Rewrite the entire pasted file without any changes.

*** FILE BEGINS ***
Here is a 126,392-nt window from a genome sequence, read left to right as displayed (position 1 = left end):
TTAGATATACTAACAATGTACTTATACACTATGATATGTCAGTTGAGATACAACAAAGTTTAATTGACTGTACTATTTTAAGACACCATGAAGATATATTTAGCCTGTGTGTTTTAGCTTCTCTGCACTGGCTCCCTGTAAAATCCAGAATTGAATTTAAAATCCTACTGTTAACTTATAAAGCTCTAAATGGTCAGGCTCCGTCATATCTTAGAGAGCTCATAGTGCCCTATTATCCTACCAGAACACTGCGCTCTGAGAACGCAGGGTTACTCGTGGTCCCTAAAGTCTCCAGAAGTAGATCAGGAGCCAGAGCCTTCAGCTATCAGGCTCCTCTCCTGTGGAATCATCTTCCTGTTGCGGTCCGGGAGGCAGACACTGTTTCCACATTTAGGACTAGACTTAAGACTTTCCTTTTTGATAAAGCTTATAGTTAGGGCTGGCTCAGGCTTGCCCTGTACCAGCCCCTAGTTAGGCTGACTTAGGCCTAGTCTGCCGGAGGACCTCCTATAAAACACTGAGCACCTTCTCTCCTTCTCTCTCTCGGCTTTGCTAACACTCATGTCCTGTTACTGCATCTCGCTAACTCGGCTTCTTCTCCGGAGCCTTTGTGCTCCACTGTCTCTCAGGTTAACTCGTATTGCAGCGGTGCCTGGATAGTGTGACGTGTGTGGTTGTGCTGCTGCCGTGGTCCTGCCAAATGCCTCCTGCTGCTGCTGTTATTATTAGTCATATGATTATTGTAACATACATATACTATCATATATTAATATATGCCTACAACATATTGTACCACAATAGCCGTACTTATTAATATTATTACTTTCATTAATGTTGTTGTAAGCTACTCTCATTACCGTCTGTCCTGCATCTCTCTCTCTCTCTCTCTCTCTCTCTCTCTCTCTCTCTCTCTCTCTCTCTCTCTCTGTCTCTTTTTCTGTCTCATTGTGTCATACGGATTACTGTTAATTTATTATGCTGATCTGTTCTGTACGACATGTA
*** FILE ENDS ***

Here is a 126,392-nt window from a genome sequence, read left to right as displayed (position 1 = left end):
TTAGATATACTAACAATGTACTTATACACTATGATATGTCAGTTGAGATACAACAAAGTTTAATTGACTGTACTATTTTAAGACACCATGAAGATATATTTAGCCTGTGTGTTTTAGCTTCTCTGCACTGGCTCCCTGTAAAATCCAGAATTGAATTTAAAATCCTACTGTTAACTTATAAAGCTCTAAATGGTCAGGCTCCGTCATATCTTAGAGAGCTCATAGTGCCCTATTATCCTACCAGAACACTGCGCTCTGAGAACGCAGGGTTACTCGTGGTCCCTAAAGTCTCCAGAAGTAGATCAGGAGCCAGAGCCTTCAGCTATCAGGCTCCTCTCCTGTGGAATCATCTTCCTGTTGCGGTCCGGGAGGCAGACACTGTTTCCACATTTAGGACTAGACTTAAGACTTTCCTTTTTGATAAAGCTTATAGTTAGGGCTGGCTCAGGCTTGCCCTGTACCAGCCCCTAGTTAGGCTGACTTAGGCCTAGTCTGCCGGAGGACCTCCTATAAAACACTGAGCACCTTCTCTCCTTCTCTCTCTCGGCTTTGCTAACACTCATGTCCTGTTACTGCATCTCGCTAACTCGGCTTCTTCTCCGGAGCCTTTGTGCTCCACTGTCTCTCAGGTTAACTCGTATTGCAGCGGTGCCTGGATAGTGTGACGTGTGTGGTTGTGCTGCTGCCGTGGTCCTGCCAAATGCCTCCTGCTGCTGCTGTTATTATTAGTCATATGATTATTGTAACATACATATACTATCATATATTAATATATGCCTACAACATATTGTACCACAATAGCCGTACTTATTAATATTATTACTTTCATTAATGTTGTTGTAAGCTACTCTCATTACCGTCTGTCCTGCATCTCTCTCTCTCTCTCTCTCTCTCTCTCTCTCTCTCTCTCTCTCTCTCTCTCTCTCTGTCTCTTTTTCTGTCTCATTGTGTCATACGGATTACTGTTAATTTATTATGCTGATCTGTTCTGTACGACATGTA